Latinos/as’ leadership perceptions may differ from the mainstream conceptualization of leadership. As such, a leader can be a person who is capable and has the willingness to be hardworking regardless of their hierarchical status (Lozano, 2015). In college, Beatty (2015) noted the importance of student organizations to help Latino/as create bonds with other students, develop a sense of belonging, and enhance their participation in campuswide events. Lozano (2015) further emphasized the importance of aspects such as “collaboration, community, and empowerment” (p. 11) to shape and define a Latino/a leadership identity. In turn, Suarez (2015) reflected on the lack of participation of Latinos/as in leadership workshops and programs that is mainly due to the irrelevant connection between Latinos/as and faculty (including staff). Accordingly, this lack of connection does not allow a genuine and meaningful interaction between students and university personnel. In addition, Latinos/as feel that such “leadership opportunities did not include a Latino culture perspective” (Suarez, 2015, p. 35). Therefore, Latinos/as’ lack of participation in these events showed an alarming lack of connection to Latino culture.
Despite facing difficulties and hostile college climates, Latinas learn to lead with a collaborative effort underlying the importance of communal work, Latinos/as’ toughness, and cultural heritage (Foulis, 2017). Through involvement in student organizations, Latinas develop synergies to counteract racism while strengthening “social activism” (Beatty, 2015, p. 51). As such, the aspect of activism is present when Latinas lead as they try to empower other women and Latinas (Onorato & Musoba, 2015), highlighting the need for “a community-based model of leadership” (Lozano, 2015, p. 12). According to Guardia (2015), a community-oriented group is found through Latina sororities that promote and develop an ethnic identity; highlighting the aspects of language and community. More importantly, such organizations provide opportunities for on-campus involvement and leadership development (Guardia, 2015).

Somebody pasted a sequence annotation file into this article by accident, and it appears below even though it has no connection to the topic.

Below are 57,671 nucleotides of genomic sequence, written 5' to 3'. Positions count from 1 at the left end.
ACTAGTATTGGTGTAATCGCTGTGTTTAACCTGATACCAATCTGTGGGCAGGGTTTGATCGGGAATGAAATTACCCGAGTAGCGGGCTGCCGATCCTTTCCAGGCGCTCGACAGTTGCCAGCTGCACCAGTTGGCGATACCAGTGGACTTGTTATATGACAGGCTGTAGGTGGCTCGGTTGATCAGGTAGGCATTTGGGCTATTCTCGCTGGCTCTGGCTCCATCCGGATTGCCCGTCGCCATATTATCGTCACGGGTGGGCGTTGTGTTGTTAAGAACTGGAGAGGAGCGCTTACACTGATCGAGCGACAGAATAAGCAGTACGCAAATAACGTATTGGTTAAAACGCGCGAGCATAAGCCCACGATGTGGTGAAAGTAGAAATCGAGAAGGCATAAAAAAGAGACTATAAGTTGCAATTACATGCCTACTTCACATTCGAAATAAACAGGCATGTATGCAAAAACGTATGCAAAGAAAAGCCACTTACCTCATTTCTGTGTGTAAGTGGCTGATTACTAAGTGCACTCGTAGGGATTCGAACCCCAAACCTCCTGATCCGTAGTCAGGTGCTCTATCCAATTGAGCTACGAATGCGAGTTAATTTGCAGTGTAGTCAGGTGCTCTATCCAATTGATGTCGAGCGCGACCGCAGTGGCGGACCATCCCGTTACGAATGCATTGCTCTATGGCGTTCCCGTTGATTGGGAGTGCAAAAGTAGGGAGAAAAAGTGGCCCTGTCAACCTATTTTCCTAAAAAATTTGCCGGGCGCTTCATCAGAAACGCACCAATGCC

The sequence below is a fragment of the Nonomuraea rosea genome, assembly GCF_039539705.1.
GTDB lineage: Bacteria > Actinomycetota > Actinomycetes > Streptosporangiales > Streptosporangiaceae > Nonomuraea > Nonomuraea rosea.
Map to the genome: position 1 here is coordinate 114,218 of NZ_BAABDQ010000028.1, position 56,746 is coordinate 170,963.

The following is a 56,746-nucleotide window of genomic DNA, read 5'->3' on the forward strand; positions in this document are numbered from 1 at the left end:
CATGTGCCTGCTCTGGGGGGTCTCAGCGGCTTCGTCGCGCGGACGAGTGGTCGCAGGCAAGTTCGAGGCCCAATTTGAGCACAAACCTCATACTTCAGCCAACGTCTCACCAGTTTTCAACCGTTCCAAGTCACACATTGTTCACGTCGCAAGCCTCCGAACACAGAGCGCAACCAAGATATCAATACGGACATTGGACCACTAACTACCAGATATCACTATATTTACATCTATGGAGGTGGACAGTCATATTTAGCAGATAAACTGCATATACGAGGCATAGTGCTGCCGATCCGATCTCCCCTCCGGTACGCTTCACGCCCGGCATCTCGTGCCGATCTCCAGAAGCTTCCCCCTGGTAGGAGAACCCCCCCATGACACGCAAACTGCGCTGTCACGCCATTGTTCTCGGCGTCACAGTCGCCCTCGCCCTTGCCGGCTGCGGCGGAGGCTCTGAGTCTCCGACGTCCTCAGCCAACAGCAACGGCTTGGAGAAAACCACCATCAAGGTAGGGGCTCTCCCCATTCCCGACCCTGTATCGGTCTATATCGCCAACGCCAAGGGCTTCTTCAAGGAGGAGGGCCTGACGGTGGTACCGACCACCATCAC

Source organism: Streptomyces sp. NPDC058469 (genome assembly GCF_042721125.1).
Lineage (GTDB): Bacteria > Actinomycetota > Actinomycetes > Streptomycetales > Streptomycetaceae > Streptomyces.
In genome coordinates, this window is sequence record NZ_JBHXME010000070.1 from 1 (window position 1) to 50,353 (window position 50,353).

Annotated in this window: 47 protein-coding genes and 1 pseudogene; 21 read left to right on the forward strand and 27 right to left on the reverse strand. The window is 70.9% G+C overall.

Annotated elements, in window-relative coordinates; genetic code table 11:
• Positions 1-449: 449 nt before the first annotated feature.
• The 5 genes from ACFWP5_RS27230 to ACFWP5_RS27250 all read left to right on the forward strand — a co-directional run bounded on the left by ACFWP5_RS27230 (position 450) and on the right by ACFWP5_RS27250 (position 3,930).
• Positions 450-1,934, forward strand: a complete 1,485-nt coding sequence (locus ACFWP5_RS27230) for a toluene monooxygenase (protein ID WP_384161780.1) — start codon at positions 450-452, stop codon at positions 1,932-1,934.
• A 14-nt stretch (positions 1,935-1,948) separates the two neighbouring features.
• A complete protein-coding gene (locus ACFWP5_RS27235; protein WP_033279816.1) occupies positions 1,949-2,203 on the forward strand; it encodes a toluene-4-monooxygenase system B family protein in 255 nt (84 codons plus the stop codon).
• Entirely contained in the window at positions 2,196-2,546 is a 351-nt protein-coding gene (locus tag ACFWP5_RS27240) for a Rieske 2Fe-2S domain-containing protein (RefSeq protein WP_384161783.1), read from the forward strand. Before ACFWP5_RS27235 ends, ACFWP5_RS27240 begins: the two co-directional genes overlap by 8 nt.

Leadership and Gender
Historically, the inequalities between dominants and subordinates have shaped male and female relationships (Miller, 1986). Kezar and Moriarty (2000) noted that women’s and minorities’ perceptions of leadership differ from those of men and ethnically dominant elites. According to Miller (1986), such male superiority reflects a perpetual inequality whose aim is to maintain males’ power and dominance. Women usually are highly involved in developing cooperation, promoting others’ creativity, and helping others to grow; such activities are important but unvalued in a male-led social structure (Miller, 1986). As such, women and minorities participate in social-related activities as members of student organizations and develop leadership skills from a collaborative and interrelated perspective (Kezar & Moriarty, 2000).
Women recognize the need for cooperation to “aid and enhance the development of other human beings while advancing one’s own” (Miller, 1986, p. 41). In this regard, Jordan, Harding, and Walker (2004) pointed out that usually, women care about both their own needs and the needs of others. As a result, women highly appreciate establishing affiliations with other individuals, including helping them to grow while neglecting even their own enhancement (Miller, 1986). In particular, women pay special attention to the actions and feelings they generate in others as a consequence of their interactions. Because women possess “relational awareness” (Jordan et al., 2004, p. 14), they are able to acknowledge simultaneously what happens with themselves, others, and their relationships. Contrarily, men generally focus on their own needs using a “single voice discourse” (Jordan et al., 2004, p. 14).
Indeed, leadership “is not gender, race, and ethnicity neutral” (Ono- rato 8c Musoba, 2015, p. 30). Therefore, individuals’ gender and culture affect the type of leadership adopted that ultimately develops a leadership identity'. As such, the increasing number of Latinas in higher education calls for a better understanding of minoritized women’s leadership experiences in college. Additionally', the low representation of Latina students in some STEM disciplines, even at HSIs, requires the examination of appropriate resources and programs that promote leadership development. Lastly, the acquisition of leadership skills has been proven to be fundamental as core knowledge in STEM to accomplish academic goals and later, organizational objectives (Kendricks, Arment, Nedunuri, & Lowell, 2019). In addition, Haber-Curran et al. (2018) noted that when women build purposeful relationships with a leadership mindset, they can be aware of the value that leadership can have in their lives.